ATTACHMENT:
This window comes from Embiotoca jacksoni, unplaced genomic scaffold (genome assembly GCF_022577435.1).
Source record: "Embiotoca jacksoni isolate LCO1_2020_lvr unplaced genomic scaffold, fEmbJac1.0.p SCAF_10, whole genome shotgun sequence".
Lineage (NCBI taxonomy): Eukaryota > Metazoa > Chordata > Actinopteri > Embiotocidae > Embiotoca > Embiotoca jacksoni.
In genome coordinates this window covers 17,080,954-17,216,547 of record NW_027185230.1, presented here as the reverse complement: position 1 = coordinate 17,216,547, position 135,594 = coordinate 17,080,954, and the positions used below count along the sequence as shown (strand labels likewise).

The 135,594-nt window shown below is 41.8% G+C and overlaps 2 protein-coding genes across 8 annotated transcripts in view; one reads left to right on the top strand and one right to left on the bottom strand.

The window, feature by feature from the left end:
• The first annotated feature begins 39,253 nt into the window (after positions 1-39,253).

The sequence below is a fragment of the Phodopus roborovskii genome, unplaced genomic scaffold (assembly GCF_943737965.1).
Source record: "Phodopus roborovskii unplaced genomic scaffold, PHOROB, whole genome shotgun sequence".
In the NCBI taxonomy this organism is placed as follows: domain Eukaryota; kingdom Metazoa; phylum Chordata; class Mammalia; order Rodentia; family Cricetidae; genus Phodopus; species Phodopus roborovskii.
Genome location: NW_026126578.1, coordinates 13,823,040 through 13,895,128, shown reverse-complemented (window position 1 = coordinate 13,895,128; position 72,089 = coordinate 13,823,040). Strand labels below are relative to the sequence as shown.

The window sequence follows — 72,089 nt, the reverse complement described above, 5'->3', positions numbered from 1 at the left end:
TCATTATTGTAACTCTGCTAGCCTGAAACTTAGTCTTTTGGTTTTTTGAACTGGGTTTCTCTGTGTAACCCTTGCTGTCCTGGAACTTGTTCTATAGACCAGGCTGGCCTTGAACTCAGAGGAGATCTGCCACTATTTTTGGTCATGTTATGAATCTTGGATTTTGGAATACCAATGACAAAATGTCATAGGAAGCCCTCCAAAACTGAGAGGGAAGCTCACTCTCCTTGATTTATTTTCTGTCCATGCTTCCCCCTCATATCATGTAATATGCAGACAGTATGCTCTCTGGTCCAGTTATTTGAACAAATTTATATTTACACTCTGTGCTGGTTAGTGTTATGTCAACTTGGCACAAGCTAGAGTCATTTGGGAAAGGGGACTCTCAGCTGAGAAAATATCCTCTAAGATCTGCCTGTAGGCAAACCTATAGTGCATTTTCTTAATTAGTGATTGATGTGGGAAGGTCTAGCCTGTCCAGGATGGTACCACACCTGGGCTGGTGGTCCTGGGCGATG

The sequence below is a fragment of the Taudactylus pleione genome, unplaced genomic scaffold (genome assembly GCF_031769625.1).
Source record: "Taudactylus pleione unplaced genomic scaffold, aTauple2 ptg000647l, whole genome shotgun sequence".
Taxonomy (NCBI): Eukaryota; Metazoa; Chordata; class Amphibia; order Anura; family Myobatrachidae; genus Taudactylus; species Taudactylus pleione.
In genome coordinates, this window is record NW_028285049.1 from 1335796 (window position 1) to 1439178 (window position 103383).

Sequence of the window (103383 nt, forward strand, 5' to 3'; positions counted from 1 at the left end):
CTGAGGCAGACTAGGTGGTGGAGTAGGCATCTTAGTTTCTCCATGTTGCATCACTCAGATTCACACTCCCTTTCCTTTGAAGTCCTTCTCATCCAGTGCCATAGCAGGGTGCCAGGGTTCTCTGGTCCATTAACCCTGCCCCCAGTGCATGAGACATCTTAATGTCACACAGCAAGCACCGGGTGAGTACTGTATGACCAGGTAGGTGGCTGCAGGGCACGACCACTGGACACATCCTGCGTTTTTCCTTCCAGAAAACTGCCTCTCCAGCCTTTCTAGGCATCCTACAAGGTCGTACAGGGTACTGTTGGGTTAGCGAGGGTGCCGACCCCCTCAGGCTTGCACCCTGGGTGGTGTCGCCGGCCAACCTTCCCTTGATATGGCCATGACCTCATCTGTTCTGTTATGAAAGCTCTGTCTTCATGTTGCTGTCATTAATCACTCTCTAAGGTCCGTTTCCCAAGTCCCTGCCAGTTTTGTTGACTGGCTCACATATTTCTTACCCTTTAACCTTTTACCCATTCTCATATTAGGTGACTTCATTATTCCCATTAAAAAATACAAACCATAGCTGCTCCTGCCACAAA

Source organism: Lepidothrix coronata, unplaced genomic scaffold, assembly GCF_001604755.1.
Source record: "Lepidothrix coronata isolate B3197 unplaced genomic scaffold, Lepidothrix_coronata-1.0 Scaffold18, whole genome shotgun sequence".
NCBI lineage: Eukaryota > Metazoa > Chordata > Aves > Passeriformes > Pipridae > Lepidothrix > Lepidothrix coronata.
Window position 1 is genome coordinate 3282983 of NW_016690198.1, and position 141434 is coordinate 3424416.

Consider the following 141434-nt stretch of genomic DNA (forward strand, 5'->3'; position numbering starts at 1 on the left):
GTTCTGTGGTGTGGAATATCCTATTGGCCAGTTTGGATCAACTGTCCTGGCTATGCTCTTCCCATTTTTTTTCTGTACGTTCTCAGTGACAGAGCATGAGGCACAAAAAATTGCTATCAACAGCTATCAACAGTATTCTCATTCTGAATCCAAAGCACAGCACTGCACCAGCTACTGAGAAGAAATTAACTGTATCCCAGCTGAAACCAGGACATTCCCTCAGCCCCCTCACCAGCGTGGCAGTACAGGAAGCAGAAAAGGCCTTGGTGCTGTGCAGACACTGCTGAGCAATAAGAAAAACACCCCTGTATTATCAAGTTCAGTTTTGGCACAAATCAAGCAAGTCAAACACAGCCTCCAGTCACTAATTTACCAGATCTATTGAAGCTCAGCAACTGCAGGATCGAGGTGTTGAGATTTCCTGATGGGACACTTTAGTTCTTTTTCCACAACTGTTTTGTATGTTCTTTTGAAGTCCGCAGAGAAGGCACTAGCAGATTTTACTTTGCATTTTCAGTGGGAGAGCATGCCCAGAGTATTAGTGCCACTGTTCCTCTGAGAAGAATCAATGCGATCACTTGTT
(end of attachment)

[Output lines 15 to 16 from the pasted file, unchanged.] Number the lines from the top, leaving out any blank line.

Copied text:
Source record: "Taudactylus pleione unplaced genomic scaffold, aTauple2 ptg000647l, whole genome shotgun sequence".
Taxonomy (NCBI): Eukaryota; Metazoa; Chordata; class Amphibia; order Anura; family Myobatrachidae; genus Taudactylus; species Taudactylus pleione.